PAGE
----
At least 48 of every 100 students in India pursuing secondary education never go beyond that level, the World Bank said on Tuesday, pointing out that the country was doing worse than Vietnam and Bangladesh in enrolling students in secondary education. 'Thirty seven percent students fail before the final examination and 11 % drop out during the period (class 9-12),' said the study released by World Bank. It said with 'larger numbers of India's children now finishing primary school, the demand for secondary schooling – Grades 9 to 12 – is growing. Over the next decade, the number of secondary school students is expected to increase from 40 to 60 million'.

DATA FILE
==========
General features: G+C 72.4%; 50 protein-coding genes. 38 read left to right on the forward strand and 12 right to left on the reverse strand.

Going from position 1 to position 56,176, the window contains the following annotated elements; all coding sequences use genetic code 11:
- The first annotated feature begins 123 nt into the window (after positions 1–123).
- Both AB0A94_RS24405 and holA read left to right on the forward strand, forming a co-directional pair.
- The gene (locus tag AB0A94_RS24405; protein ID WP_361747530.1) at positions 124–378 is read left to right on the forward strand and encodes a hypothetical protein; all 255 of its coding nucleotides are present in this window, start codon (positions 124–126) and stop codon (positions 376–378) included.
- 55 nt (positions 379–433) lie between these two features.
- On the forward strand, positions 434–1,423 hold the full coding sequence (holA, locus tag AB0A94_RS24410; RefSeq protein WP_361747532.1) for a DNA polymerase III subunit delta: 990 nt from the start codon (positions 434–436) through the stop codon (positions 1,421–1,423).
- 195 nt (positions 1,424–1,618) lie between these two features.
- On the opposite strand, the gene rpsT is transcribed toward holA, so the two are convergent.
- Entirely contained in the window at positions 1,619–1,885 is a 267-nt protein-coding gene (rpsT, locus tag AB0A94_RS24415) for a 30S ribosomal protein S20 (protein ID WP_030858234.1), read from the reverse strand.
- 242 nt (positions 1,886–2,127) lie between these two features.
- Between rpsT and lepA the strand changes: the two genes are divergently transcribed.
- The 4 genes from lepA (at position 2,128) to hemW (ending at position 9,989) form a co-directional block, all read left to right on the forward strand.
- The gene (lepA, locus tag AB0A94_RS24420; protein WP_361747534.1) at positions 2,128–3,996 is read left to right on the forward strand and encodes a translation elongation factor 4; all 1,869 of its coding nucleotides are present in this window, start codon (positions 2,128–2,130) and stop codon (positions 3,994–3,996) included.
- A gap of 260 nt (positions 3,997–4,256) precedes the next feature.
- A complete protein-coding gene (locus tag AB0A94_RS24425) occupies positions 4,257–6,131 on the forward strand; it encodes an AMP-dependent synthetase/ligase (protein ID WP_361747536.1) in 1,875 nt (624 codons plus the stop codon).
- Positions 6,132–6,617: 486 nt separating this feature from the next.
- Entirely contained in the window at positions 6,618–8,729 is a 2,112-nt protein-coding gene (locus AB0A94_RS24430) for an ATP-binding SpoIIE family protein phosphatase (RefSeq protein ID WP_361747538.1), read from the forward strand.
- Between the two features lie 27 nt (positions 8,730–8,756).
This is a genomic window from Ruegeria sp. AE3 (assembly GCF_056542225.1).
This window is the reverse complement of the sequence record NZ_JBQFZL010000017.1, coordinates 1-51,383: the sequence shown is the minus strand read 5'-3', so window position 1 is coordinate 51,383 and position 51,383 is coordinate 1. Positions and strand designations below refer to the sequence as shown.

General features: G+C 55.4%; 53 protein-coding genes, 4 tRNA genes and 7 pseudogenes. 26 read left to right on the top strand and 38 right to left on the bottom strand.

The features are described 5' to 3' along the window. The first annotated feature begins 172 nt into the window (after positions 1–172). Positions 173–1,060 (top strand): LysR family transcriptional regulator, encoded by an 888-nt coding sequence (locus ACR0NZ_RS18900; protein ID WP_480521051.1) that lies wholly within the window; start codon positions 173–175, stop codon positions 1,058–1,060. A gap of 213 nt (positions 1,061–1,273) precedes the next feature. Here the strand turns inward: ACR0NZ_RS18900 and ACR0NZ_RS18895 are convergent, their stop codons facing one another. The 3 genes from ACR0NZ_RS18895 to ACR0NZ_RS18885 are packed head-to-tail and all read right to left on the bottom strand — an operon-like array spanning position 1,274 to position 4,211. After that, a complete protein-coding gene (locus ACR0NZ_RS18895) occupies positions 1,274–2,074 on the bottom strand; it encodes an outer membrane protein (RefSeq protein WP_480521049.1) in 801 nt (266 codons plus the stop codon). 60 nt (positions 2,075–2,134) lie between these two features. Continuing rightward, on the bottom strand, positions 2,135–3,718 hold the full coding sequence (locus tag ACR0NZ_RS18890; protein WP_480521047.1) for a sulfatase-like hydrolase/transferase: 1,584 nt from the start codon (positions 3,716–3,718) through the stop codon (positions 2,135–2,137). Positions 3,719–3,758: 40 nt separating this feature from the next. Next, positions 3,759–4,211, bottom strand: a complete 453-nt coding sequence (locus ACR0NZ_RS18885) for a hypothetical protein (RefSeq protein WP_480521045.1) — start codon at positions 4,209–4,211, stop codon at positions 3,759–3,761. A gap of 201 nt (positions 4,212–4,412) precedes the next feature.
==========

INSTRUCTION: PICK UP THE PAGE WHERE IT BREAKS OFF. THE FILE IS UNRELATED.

The challenge now for the government is to dramatically improve access, enrolment and quality in secondary education, simultaneously. The bank said that in India, the maximum job growth in recent years has taken place in the skilled services and manufacturing sectors. The country, therefore, needs to provide the 12 million young people who join the labour force every year with the necessary knowledge, skills, attitudes and experiences to enable them to access these better-paying jobs. The World Bank said that India, however, does not compare favourably with its global competitors in terms of the overall educational attainments of its people. It said 40 million children were enrolled in secondary schools in 2008. The majority of them were boys, children from the urban areas, and those who belonged to the wealthier segments of the population. Enrolment varies greatly between states, from 92 % in Kerala, 44 % in Tamil Nadu, 22 % in Bihar to four percent in Jharkhand.